Rates: All Over but the Shouting

Around the Curve

Rates: All Over but the Shouting

In light of the impending rate decision by the Fed, a look at key indicators of U.S. growth.

Introduction

Federal Reserve (Fed) Chair Jerome Powell made the pilgrimage to Capitol Hill to deliver the semi-annual monetary policy testimony to both chambers of Congress. The chairman, along with the Federal Open Market Committee (FOMC) members, have turned increasingly dovish in the aftermath of weakness in financial markets at year-end 2018, when financial conditions tightened. At that time, the S&P 500 fell around 20% from the beginning of the prior quarter of 2018 to Christmas Eve, while the U.S. 10-year note hit a 5-year high of 3.3% on November 7, 2018. The market verdict was that the Fed had gone too far in its normalization policies, with rates too high and the balance sheet reduction potentially constraining U.S. economic growth—a view we also held. Those policies had boosted the U.S. dollar and had a global impact.

Now, financial markets have recently “lobbied” for a return to accommodative monetary policy, although the fundamental supports for an aggressive round of accommodation remain mixed. We have posited the Fed could start easing as early as July, so let’s look at several signals below to see to what extent they support Fed dovishness, or even serve as reliable indicators after years of unprecedented policymaking and market conditions.

The Guiding Signs

The recession signals.

Today, the Fed’s policy rate stands at a range of 2.25-2.50%. The tightening over the course of four years has contributed to an inversion of the yield curve, as measured by the difference between the 10-year Treasury note and the 3-month Treasury bill. This inversion has typically harkened a recession. However, another yield curve indicator of recession—the difference between the 2-year Treasury note and the 10-year yield—remains positive (Chart 1), albeit the curve has flattened dramatically. All told, the two yield curve measures of inversion tell conflicting stories: one measure is flashing recession, the other is not, yet both measures are a cause for market concern. The signal embedded in the yield curve may now be distorted by years of unconventional monetary policy, meaning the yield curve message may be not be the same one as in the past.

Source: Macrobond. Shaded grey areas indicate recession. Past performance is no guarantee of future results. This information is provided for illustrative purposes only and does not reflect the performance of an actual investment.

 

The Fed is now less data dependent.

Chair Powell’s opening statement to Congress contained a rather sanguine view of the U.S. economy, as he reviewed recent growth and the labor market temperature. He did note that a growth slowdown likely occurred in the second quarter and that appears to be confirmed by the Atlanta Fed’s GDPNow forecast of just 1.6%. However, this isn’t a great revelation given that neither inventory investment nor trade will replicate the contributions they had to GDP in the first quarter. The U.S. economy recorded surprisingly strong job growth in June. Non-farm payroll employment rose 224,000 in June, surprising analysts. The unemployment rate stands at 3.7%, well below most estimates of the unemployment rate when the economy is at full employment.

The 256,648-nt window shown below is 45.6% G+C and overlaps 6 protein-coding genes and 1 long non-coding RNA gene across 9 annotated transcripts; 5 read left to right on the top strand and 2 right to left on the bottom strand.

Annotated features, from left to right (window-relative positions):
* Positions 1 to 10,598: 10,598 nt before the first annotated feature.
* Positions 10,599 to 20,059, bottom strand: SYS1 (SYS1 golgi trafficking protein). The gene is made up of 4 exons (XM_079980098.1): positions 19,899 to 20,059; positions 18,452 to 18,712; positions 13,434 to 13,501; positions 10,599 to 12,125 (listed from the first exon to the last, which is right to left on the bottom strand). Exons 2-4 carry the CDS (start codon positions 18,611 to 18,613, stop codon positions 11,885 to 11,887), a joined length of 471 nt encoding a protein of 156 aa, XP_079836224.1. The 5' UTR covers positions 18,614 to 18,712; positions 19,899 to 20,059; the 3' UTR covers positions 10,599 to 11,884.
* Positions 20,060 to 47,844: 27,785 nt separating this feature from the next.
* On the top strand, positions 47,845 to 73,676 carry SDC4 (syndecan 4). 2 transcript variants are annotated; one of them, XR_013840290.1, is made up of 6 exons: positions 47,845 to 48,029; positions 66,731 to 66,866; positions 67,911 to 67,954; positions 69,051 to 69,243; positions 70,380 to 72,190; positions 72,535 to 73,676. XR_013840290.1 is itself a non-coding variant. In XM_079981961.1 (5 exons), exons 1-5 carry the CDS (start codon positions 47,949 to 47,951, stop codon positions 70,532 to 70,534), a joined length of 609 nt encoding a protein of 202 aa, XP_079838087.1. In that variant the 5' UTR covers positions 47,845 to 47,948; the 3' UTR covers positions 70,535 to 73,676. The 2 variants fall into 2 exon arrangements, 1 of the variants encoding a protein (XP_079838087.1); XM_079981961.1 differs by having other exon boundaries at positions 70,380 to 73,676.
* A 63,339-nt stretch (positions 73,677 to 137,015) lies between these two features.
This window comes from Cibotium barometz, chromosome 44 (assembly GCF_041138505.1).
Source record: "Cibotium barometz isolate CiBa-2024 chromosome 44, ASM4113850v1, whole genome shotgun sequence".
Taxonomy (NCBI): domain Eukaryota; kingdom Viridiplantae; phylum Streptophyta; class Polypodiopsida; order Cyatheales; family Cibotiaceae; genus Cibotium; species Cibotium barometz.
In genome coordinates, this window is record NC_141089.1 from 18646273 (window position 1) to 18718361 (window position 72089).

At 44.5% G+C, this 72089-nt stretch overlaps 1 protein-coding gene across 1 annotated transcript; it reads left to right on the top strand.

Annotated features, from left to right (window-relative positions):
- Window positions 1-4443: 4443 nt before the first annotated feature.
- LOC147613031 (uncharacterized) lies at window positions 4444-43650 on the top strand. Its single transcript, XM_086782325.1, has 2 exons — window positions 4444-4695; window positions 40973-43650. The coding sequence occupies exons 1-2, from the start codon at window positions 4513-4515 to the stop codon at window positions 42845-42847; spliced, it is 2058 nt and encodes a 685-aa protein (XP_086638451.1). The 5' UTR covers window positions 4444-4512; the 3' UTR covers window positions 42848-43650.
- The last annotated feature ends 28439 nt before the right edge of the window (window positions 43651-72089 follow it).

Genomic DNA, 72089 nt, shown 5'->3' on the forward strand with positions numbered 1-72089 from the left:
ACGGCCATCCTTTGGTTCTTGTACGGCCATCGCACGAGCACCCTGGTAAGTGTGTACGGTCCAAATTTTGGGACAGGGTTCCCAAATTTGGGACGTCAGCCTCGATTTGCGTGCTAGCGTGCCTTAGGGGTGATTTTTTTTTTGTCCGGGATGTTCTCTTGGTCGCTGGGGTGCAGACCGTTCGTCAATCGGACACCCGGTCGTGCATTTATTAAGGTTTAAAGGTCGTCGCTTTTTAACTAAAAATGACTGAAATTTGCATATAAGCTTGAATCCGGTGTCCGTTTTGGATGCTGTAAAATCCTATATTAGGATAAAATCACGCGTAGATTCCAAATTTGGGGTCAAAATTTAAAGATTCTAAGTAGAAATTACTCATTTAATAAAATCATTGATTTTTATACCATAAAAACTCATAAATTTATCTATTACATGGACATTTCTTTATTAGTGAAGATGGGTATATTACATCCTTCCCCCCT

Small business optimism, although slipping in June, remains at a historically high level. Small businesses still find it difficult to fill job openings. June retail sales tell the story of a strong consumer and core inflation broke through 2.1%. While the consumption deflator is only rising 1.5%, inflation expectations have rebounded recently, as measured by 2-, 5-, and 10-year break evens. Rather than domestic data, what is perhaps instead driving the Fed is the increasingly uncertain global economic outlook created by trade tensions and the resulting slowdown in international trade. Would these global forces spillover into the U.S. economy? Being sensitive to that potential outcome may have tempted Chair Powell to depart from his dual mandate of full employment and price stability. Considering monetary policy against this backdrop suggests a move toward risk management, with the Fed using any rate reduction as an insurance policy.
 

The financial system is stressed and monetary accommodation needs to relieve that stress.

Again, the data appears to be inconclusive and depends on how an analyst might measure financial stress. Fortunately, the market has filled the void and a number of measures are available. Some Fed regional banks have constructed indices of financial conditions or financial stress. Private sector analysts have also added to the research. Let’s talk about two of them, the Chicago Fed’s National Financial Conditions Index (FCI) and The Goldman Sachs Financial Conditions Index (GSI). The Chicago Fed produces the more comprehensive index that includes over a hundred variables, grouped in three sub-indices that cover risk, credit, and leverage. The series is updated weekly. The other measure is a simpler construct, comprising just five variables, including the trade-weighted dollar, and is available daily. Charts 2 and 3 below show that financial stress is below average.

Source: Federal Reserve Bank of Chicago/Macrobond. Past performance is no guarantee of future results. Indexes are unmanaged, and not available for direct investment. Index returns do not include fees or sales charges. This information is provided for illustrative purposes only and does not reflect the performance of an actual investment.

Source: Bloomberg Finance. Shaded grey areas indicate recession. Past performance is no guarantee of future results. Indexes are unmanaged, and not available for direct investment. Index returns do not include fees or sales charges. This information is provided for illustrative purposes only and does not reflect the performance of an actual investment.